"Failed to connect to SQL server


[DBNETLIB]ConnectionOpen (Connect()).]SQL Server does not exist or access


Additionally, Application event ID’s 17204 & 17207 and System event ID 7024 may also be logged.

Attempts to start the “Windows Internal Database (MICROSOFT##SSEE)” service also fail, as well as attempting to uninstall the Windows Internal Database from Add/Remove Programs.

In order to resolve this issue, you’ll need to follow these instructions: –

  1. Open the Registry Editor
  2. Expand HKLM\SOFTARE\Microsoft\Microsoft SQL Server\MSSQL.2005\Setup
  3. Export all configuration of this key in case a restore is required
  4. Remove the “SQLGroup” and “FTSGroup” values
  5. Uninstall the Windows Internal Database from Add/Remove Programs
  6. Restart the WSUS 3.0 installation

FIX – Repairing a machine after McAfee incorrectly identifies svchost.exe as W32/Wecorl.a

Seems that everyone is talking about McAfee today, after their software inadvertently identifies svchost.exe on Windows XP SP3 machines (only) as W32/Wecorl.a (McAfee knowledge base article KB68780 regarding the 5958 DAT update on April 21, 2010).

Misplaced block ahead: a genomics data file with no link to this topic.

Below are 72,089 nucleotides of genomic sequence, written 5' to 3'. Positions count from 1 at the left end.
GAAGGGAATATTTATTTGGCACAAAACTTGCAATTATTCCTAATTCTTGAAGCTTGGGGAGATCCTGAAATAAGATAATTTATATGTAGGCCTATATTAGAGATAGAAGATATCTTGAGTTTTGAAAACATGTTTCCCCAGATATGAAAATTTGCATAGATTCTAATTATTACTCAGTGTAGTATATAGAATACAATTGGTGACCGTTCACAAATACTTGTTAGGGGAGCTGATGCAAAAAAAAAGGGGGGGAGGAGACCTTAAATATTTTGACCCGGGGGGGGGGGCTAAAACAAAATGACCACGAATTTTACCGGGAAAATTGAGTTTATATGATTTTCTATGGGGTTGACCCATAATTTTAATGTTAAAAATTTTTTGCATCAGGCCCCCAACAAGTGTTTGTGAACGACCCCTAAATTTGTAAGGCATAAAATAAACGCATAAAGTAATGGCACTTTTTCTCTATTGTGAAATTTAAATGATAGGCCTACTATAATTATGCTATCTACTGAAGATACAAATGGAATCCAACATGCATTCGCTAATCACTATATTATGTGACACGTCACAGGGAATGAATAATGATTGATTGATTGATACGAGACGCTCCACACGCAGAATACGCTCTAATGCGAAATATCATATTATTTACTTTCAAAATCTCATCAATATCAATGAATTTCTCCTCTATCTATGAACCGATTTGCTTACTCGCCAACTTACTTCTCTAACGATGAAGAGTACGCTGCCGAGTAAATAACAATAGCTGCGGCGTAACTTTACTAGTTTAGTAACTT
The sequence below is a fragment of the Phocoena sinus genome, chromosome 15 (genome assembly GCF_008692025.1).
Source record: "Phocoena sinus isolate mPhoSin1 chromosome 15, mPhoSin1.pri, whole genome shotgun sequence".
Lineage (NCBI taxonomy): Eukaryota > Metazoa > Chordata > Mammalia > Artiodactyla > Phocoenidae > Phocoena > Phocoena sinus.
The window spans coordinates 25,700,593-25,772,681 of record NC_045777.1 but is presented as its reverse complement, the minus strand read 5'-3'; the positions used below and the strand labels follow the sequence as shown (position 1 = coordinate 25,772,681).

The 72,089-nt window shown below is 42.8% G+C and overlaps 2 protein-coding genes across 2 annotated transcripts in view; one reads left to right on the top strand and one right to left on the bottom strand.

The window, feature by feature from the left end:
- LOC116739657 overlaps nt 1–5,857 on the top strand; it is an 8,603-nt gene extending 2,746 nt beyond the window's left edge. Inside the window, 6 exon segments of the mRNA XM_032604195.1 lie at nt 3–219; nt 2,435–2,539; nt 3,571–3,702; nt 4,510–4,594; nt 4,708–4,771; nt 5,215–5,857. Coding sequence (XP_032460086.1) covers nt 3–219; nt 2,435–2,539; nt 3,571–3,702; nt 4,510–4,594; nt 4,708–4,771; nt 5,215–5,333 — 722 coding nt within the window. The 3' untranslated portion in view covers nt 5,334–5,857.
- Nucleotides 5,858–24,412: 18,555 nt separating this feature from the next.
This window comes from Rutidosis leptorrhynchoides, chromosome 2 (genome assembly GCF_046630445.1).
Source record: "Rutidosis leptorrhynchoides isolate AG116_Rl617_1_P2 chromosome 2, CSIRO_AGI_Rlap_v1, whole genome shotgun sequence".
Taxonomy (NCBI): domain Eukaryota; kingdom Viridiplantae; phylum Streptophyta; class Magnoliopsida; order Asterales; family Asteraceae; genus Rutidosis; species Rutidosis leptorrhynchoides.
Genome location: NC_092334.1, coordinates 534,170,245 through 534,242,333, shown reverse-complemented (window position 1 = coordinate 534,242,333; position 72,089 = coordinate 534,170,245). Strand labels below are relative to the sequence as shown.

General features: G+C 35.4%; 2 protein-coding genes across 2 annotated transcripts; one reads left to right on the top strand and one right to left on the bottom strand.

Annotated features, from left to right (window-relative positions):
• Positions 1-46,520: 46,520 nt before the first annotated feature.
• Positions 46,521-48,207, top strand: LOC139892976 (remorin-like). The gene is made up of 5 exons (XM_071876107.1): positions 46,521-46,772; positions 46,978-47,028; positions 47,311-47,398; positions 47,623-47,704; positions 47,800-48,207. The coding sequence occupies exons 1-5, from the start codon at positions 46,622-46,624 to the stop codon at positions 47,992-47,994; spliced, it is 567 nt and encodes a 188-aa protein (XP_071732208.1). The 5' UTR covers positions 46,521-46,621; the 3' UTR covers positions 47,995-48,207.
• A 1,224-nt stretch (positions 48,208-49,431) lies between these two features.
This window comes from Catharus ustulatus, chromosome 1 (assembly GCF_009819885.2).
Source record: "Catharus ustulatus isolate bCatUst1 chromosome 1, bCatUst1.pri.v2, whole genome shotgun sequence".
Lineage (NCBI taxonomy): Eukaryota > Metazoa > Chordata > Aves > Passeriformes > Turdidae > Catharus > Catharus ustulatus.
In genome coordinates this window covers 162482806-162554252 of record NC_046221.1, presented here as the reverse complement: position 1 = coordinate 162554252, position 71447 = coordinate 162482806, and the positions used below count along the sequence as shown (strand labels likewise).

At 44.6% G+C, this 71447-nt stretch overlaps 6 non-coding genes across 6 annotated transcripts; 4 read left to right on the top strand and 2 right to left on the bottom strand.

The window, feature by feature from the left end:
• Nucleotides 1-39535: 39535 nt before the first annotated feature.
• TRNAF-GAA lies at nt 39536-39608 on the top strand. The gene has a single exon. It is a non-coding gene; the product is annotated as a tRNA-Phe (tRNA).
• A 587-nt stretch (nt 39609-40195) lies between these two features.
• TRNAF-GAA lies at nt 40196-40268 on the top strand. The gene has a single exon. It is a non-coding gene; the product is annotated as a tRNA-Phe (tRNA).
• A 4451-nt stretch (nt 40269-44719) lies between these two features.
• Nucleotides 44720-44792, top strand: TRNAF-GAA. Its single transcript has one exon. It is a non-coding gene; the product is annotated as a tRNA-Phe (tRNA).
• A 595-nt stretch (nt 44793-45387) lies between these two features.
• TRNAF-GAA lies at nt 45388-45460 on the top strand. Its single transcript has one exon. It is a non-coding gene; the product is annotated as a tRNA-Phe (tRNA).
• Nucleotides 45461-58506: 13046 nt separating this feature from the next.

Workarounds have been posted both by McAfee and by the information technology community, however the following might help speed things up if you have a large line of machines to fix by hand: –

  1. Download the EXTRA.DAT file from Mcafee here –
  2. Copy the EXTRA.DAT file to a USB key
  3. Create a batch file with the following content, and save it to the USB key: –

echo off
echo Copying extra.dat…
copy extra.dat “%programfiles%\Common Files\McAfee\Engine”
echo Copying svchost.exe…
copy “%systemroot%\System32\dllcache\svchost.exe” “%systemroot%\System32”
echo Restarting machine…
shutdown -r -t 0

Running this batch file will copy the EXTRA.DAT file in to place, and restore the svchost.exe from the dllcache directory (if it was quarantined) and then automatically restart.

This may not work in all cases, but I have seen a fairly high success rate with machines that I have done this on.


Hyper-V guest only gives the “Backup Using Saved State” option in DPM

Microsoft Data Protection Manager (DPM) 2007 and 2010 allow online backups of Hyper-V guests, providing the guests and the Hyper-V server meet the necessary requirements as follows: –

There is another condition that I’ve encountered that causes a Hyper-V guest to report as “Backup Using Saved State” rather than “Backup Using Child Partition Snapshot”, where disks are marked as read-only.